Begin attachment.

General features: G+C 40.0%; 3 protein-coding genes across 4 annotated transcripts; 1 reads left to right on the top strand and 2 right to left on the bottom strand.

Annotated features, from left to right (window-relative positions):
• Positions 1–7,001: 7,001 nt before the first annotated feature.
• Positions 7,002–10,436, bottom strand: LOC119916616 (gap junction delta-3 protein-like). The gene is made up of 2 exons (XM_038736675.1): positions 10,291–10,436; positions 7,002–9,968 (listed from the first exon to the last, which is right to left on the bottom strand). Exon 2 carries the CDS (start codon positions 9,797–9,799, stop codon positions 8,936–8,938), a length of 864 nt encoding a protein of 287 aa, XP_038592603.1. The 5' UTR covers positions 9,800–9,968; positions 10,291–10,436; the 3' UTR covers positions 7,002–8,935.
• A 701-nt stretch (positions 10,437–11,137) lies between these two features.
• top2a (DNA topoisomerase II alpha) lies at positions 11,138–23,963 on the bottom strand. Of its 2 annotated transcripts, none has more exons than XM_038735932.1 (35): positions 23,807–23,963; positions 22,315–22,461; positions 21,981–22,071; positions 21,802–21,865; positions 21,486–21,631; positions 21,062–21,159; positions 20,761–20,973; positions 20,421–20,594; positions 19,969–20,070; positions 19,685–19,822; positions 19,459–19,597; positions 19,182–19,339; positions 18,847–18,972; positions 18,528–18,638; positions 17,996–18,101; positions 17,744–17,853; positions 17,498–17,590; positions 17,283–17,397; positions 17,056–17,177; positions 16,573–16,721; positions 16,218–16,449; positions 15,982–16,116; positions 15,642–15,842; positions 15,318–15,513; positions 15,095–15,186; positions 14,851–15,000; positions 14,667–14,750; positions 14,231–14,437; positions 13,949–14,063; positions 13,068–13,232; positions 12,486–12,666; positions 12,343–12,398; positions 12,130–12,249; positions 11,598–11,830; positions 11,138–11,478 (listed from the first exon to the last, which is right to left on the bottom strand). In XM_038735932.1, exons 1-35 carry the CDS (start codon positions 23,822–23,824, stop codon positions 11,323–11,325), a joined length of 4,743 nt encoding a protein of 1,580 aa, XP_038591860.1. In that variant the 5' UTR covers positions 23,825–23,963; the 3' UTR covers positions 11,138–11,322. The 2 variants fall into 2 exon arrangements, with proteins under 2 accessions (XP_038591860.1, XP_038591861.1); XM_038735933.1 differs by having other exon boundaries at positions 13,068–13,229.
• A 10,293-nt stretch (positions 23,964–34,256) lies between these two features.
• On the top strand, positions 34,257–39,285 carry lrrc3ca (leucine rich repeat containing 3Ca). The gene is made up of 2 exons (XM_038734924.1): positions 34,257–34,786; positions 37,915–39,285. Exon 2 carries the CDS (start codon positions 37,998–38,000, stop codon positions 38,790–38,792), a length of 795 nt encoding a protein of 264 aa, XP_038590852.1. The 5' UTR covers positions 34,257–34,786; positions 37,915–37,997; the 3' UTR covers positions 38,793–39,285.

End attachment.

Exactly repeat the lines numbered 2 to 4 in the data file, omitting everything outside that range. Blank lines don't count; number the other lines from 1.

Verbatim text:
Annotated features, from left to right (window-relative positions):
• Positions 1–7,001: 7,001 nt before the first annotated feature.
• Positions 7,002–10,436, bottom strand: LOC119916616 (gap junction delta-3 protein-like). The gene is made up of 2 exons (XM_038736675.1): positions 10,291–10,436; positions 7,002–9,968 (listed from the first exon to the last, which is right to left on the bottom strand). Exon 2 carries the CDS (start codon positions 9,797–9,799, stop codon positions 8,936–8,938), a length of 864 nt encoding a protein of 287 aa, XP_038592603.1. The 5' UTR covers positions 9,800–9,968; positions 10,291–10,436; the 3' UTR covers positions 7,002–8,935.